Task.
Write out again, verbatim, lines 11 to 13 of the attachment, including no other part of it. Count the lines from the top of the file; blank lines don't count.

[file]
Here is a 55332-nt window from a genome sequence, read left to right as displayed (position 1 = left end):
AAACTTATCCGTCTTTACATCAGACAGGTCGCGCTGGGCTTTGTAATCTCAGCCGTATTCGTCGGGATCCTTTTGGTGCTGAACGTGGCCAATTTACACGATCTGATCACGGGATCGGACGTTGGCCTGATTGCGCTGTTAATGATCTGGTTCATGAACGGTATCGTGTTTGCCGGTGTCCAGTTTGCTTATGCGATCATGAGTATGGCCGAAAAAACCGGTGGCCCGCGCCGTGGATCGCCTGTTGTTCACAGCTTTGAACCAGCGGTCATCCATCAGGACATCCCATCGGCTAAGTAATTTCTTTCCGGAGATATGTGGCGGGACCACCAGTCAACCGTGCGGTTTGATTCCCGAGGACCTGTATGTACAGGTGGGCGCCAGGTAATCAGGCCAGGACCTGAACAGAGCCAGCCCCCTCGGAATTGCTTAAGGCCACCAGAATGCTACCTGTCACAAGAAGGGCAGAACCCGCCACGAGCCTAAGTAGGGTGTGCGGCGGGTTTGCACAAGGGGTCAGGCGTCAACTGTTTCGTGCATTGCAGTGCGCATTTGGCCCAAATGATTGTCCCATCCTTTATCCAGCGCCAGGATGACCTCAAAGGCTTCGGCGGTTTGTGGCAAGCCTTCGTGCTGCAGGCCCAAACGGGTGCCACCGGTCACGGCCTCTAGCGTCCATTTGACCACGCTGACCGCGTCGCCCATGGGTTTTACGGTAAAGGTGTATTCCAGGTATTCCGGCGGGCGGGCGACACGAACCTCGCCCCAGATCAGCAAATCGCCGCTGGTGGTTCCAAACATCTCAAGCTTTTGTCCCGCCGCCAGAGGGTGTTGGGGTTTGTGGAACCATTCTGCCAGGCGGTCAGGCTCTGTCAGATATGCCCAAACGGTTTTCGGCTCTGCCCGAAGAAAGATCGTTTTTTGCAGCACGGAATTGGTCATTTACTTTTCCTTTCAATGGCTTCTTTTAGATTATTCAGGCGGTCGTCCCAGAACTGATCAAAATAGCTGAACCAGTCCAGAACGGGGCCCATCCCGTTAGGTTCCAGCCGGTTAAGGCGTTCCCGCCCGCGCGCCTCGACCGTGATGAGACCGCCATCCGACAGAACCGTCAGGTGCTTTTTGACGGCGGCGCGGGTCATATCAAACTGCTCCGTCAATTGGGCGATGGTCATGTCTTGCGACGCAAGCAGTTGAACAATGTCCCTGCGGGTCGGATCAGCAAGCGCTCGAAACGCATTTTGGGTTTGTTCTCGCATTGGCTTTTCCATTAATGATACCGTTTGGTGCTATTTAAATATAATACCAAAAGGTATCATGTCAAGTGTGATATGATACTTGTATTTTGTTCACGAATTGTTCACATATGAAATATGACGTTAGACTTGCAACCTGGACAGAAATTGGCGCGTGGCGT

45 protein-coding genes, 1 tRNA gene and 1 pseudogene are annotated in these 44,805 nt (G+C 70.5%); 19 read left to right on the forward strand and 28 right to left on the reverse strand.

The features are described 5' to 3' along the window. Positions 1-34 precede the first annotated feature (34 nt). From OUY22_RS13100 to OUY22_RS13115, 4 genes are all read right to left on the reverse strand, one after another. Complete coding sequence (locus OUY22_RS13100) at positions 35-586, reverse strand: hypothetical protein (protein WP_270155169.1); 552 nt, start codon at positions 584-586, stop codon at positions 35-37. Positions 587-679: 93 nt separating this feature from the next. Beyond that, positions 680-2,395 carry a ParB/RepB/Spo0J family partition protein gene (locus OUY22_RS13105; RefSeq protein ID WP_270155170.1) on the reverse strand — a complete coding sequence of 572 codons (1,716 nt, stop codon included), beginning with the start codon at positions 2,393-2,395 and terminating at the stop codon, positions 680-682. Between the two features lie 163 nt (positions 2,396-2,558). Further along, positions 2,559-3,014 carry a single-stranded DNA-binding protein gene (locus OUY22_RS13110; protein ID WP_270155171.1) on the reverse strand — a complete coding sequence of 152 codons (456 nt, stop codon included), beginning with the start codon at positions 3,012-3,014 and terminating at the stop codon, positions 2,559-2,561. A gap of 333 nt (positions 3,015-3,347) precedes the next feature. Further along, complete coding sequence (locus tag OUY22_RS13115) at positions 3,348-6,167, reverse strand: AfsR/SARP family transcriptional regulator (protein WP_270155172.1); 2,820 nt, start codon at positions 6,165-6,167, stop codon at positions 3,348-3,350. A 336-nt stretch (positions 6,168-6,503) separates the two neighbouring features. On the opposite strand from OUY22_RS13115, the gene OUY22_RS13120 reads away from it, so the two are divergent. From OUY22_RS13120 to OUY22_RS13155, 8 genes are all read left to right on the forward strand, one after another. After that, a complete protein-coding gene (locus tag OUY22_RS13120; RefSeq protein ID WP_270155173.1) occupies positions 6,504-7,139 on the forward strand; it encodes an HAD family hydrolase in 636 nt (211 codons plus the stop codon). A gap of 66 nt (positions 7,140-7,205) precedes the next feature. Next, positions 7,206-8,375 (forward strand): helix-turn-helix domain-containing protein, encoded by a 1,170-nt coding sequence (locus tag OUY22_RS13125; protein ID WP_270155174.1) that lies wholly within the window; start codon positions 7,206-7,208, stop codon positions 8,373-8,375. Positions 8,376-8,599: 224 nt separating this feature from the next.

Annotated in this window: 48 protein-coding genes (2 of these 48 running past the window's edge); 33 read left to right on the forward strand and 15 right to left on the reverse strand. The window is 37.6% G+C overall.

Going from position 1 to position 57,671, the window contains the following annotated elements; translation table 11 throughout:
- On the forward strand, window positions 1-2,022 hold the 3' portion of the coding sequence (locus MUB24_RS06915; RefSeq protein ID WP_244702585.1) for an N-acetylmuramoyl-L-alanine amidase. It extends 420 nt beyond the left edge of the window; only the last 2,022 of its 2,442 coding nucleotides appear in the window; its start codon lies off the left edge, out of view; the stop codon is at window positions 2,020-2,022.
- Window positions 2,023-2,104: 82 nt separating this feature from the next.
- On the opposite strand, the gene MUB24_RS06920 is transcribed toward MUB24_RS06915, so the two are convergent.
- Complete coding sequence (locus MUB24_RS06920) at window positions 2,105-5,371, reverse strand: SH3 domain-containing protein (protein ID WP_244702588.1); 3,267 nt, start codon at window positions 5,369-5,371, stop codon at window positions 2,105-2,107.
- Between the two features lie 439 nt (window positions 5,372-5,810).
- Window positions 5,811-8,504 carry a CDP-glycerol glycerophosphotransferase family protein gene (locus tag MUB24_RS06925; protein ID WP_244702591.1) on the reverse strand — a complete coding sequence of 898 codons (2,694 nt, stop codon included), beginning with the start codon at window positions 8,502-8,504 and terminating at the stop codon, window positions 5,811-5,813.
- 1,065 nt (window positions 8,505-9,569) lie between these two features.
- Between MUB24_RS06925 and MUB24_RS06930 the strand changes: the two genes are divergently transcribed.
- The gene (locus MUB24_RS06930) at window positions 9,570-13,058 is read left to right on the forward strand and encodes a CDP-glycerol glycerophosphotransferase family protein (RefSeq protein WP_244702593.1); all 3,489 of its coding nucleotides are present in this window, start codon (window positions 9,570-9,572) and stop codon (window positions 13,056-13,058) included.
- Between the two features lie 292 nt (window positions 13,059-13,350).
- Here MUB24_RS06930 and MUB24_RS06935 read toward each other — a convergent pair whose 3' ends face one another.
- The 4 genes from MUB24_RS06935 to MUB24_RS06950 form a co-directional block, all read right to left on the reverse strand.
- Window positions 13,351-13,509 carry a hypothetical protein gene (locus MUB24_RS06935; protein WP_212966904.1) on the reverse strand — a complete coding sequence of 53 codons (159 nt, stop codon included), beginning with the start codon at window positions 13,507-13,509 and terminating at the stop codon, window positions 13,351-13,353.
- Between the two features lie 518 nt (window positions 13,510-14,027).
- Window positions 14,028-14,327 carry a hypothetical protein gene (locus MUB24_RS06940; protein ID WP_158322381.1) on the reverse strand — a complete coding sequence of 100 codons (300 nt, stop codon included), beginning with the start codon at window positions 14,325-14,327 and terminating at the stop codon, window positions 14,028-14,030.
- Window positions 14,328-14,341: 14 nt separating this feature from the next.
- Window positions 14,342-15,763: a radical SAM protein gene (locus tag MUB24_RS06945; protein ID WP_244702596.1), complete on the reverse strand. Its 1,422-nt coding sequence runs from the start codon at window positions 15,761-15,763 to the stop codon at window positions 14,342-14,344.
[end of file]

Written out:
- Between the two features lie 439 nt (window positions 5,372-5,810).
- Window positions 5,811-8,504 carry a CDP-glycerol glycerophosphotransferase family protein gene (locus tag MUB24_RS06925; protein ID WP_244702591.1) on the reverse strand — a complete coding sequence of 898 codons (2,694 nt, stop codon included), beginning with the start codon at window positions 8,502-8,504 and terminating at the stop codon, window positions 5,811-5,813.
- 1,065 nt (window positions 8,505-9,569) lie between these two features.